New Back Pain Guidelines by the American College of Physicians

American College of Physicians issues guideline for treating nonradicular low back pain

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Philadelphia, February 14, 2017 -- The American College of Physicians (ACP) recommends in an evidence-based clinical practice guideline published today in Annals of Internal Medicine that physicians and patients should treat acute or subacute low back pain with non-drug therapies such as superficial heat, massage, acupuncture, or spinal manipulation. If drug therapy is desired, physicians and patients should select nonsteroidal anti-inflammatory drugs (NSAIDs) or skeletal muscle relaxants.

Low back pain is one of the most common reasons for all physician visits in the U.S. Most Americans have experienced low back pain. Approximately one quarter of U.S. adults reported having low back pain lasting at least one day in the past three months. Pain is categorized as acute (lasting less than four weeks), subacute (lasting four to 12 weeks, and chronic (lasting more than 12 weeks).

Recommendation 1:Given that most patients with acute or subacute low back pain improve over time regardless of treatment, clinicians and patients should select nonpharmacologic treatment with superficial heat (moderate-quality evidence), massage, acupuncture, or spinal manipulation (low-quality evidence). If pharmacologic treatment is desired, clinicians and patients should select nonsteroidal anti-inflammatory drugs or skeletal muscle relaxants (moderate-quality evidence). (Grade: strong recommendation)

Recommendation 2:For patients with chronic low back pain, clinicians and patients should initially select nonpharmacologic treatment with exercise, multidisciplinary rehabilitation, acupuncture, mindfulness-based stress reduction (moderate-quality evidence), tai chi, yoga, motor control exercise, progressive relaxation, electromyography biofeedback, low-level laser therapy, operant therapy, cognitive behavioral therapy, or spinal manipulation (low-quality evidence). (Grade: strong recommendation)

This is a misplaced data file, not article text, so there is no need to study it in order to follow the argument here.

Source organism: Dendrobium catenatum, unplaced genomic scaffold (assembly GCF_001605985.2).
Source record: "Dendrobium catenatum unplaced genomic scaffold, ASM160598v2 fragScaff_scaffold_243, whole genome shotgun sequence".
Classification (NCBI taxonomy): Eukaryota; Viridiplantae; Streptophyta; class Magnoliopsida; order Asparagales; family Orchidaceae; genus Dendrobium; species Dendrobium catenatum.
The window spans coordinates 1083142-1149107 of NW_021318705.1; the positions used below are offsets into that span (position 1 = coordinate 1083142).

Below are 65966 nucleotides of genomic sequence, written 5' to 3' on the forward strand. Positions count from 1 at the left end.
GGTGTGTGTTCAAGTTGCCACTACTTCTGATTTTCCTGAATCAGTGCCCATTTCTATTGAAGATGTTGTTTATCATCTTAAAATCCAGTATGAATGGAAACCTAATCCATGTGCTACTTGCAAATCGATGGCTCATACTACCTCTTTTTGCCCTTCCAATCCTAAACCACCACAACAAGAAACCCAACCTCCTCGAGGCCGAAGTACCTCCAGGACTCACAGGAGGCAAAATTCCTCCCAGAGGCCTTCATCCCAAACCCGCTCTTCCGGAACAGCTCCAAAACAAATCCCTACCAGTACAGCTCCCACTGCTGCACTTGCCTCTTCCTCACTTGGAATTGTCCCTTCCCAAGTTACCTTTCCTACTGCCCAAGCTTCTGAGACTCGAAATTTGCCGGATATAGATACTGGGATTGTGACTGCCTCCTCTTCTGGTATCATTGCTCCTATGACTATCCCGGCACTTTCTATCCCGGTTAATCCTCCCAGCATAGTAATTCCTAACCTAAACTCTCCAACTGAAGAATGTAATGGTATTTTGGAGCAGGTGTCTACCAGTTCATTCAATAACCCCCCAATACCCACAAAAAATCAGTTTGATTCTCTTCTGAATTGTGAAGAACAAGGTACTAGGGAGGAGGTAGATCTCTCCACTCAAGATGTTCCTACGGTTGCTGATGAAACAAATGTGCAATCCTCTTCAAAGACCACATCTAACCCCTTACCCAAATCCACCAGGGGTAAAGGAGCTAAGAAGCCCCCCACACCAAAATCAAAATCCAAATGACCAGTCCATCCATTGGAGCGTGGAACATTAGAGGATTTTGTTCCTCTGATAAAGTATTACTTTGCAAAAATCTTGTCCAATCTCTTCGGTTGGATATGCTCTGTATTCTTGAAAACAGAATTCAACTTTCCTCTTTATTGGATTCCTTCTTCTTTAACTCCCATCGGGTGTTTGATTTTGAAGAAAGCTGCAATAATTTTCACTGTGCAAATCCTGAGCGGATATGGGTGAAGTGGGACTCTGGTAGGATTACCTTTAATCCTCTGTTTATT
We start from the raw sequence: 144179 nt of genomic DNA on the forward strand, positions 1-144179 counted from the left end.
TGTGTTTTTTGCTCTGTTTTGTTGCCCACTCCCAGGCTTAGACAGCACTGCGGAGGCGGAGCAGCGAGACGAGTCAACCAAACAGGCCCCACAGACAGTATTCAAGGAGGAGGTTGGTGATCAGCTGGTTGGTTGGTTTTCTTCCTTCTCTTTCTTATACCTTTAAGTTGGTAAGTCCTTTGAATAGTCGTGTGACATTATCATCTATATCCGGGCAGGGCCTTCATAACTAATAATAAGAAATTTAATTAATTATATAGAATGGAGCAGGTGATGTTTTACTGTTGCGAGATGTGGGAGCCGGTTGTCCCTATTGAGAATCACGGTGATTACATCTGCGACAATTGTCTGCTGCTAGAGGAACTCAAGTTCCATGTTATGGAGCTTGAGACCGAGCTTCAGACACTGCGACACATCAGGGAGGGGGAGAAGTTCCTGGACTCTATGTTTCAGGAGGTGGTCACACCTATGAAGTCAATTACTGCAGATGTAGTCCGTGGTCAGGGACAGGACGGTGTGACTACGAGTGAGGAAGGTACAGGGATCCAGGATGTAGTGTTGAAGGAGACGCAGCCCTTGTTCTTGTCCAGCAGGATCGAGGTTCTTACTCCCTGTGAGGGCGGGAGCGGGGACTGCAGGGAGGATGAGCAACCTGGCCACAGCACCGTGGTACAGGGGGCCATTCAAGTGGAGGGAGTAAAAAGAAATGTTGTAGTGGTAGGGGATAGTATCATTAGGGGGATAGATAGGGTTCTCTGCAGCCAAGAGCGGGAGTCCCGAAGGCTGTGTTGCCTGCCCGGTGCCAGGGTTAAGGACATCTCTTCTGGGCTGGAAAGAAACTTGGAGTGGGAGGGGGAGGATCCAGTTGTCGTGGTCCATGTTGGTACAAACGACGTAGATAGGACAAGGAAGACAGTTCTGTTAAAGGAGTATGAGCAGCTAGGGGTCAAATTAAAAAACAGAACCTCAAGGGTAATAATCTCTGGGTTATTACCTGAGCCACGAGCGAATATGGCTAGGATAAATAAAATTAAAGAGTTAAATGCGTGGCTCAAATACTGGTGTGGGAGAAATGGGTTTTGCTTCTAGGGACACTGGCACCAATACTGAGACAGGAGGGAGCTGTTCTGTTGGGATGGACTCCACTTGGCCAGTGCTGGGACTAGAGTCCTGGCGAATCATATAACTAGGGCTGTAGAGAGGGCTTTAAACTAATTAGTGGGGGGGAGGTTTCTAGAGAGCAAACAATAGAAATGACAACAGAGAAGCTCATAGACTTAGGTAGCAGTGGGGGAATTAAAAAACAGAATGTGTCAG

Recommendation 3:In patients with chronic low back pain who have had an inadequate response to nonpharmacologic therapy, clinicians and patients should consider pharmacologic treatment with nonsteroidal anti-inflammatory drugs as first-line therapy, or tramadol or duloxetine as second-line therapy. Clinicians should only consider opioids as an option in patients who have failed the aforementioned treatments and only if the potential benefits outweigh the risks for individual patients and after a discussion of known risks and realistic benefits with patients. (Grade: weak recommendation, moderate-quality evidence) (Qaseem, Wilt, McLean, & Forciea, 2017).

Be sure your provider follows the latest guidelines and recommendations. Chronic opioid use has been linked to many debilitating outcomes, even death, and should be avoided at all cost. Pain specialist can be an excellent alternative to assist in management of low back pain, but it is important to ensure that the recommendations allign with appropriate treatment options. 

References

Qaseem, A., Wilt, T. J., McLean, R. M., & Forciea, M. A. (2017). Noninvasive Treatments for Acute, Subacute, and Chronic Low Back Pain: A Clinical Practice Guideline From the American College of PhysiciansNoninvasive Treatments for Acute, Subacute, and Chronic Low Back Pain. Annals of Internal Medicine.

Mallory Jacobson